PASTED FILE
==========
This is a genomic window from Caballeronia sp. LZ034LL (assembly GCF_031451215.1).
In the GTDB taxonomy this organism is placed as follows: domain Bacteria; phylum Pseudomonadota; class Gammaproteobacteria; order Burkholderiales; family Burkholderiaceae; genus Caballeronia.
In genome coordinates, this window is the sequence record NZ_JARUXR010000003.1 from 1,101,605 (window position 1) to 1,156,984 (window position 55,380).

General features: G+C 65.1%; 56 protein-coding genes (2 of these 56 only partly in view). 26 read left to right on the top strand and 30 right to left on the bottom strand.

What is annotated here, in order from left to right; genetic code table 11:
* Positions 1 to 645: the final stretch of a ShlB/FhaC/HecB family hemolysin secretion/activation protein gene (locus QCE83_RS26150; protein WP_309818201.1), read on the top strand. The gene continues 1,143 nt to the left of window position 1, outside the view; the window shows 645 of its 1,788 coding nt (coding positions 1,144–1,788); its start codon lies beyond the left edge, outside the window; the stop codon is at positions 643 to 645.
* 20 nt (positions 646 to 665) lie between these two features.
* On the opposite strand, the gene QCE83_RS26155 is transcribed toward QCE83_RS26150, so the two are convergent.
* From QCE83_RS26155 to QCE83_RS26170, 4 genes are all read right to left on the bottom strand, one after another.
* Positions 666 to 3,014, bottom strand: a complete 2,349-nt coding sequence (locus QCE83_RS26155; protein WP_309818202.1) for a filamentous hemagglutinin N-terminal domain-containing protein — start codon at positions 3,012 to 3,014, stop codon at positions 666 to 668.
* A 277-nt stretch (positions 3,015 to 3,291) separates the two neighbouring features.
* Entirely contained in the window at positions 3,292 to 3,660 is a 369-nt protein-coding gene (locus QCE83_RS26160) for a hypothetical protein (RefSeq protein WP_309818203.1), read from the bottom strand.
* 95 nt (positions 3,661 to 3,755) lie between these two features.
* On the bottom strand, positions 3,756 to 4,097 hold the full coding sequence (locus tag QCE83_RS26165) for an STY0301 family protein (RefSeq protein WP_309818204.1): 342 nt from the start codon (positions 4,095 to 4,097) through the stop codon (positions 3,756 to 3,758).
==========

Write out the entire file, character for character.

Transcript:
This is a genomic window from Caballeronia sp. LZ034LL (assembly GCF_031451215.1).
In the GTDB taxonomy this organism is placed as follows: domain Bacteria; phylum Pseudomonadota; class Gammaproteobacteria; order Burkholderiales; family Burkholderiaceae; genus Caballeronia.
In genome coordinates, this window is the sequence record NZ_JARUXR010000003.1 from 1,101,605 (window position 1) to 1,156,984 (window position 55,380).

General features: G+C 65.1%; 56 protein-coding genes (2 of these 56 only partly in view). 26 read left to right on the top strand and 30 right to left on the bottom strand.

What is annotated here, in order from left to right; genetic code table 11:
* Positions 1 to 645: the final stretch of a ShlB/FhaC/HecB family hemolysin secretion/activation protein gene (locus QCE83_RS26150; protein WP_309818201.1), read on the top strand. The gene continues 1,143 nt to the left of window position 1, outside the view; the window shows 645 of its 1,788 coding nt (coding positions 1,144–1,788); its start codon lies beyond the left edge, outside the window; the stop codon is at positions 643 to 645.
* 20 nt (positions 646 to 665) lie between these two features.
* On the opposite strand, the gene QCE83_RS26155 is transcribed toward QCE83_RS26150, so the two are convergent.
* From QCE83_RS26155 to QCE83_RS26170, 4 genes are all read right to left on the bottom strand, one after another.
* Positions 666 to 3,014, bottom strand: a complete 2,349-nt coding sequence (locus QCE83_RS26155; protein WP_309818202.1) for a filamentous hemagglutinin N-terminal domain-containing protein — start codon at positions 3,012 to 3,014, stop codon at positions 666 to 668.
* A 277-nt stretch (positions 3,015 to 3,291) separates the two neighbouring features.
* Entirely contained in the window at positions 3,292 to 3,660 is a 369-nt protein-coding gene (locus QCE83_RS26160) for a hypothetical protein (RefSeq protein WP_309818203.1), read from the bottom strand.
* 95 nt (positions 3,661 to 3,755) lie between these two features.
* On the bottom strand, positions 3,756 to 4,097 hold the full coding sequence (locus tag QCE83_RS26165) for an STY0301 family protein (RefSeq protein WP_309818204.1): 342 nt from the start codon (positions 4,095 to 4,097) through the stop codon (positions 3,756 to 3,758).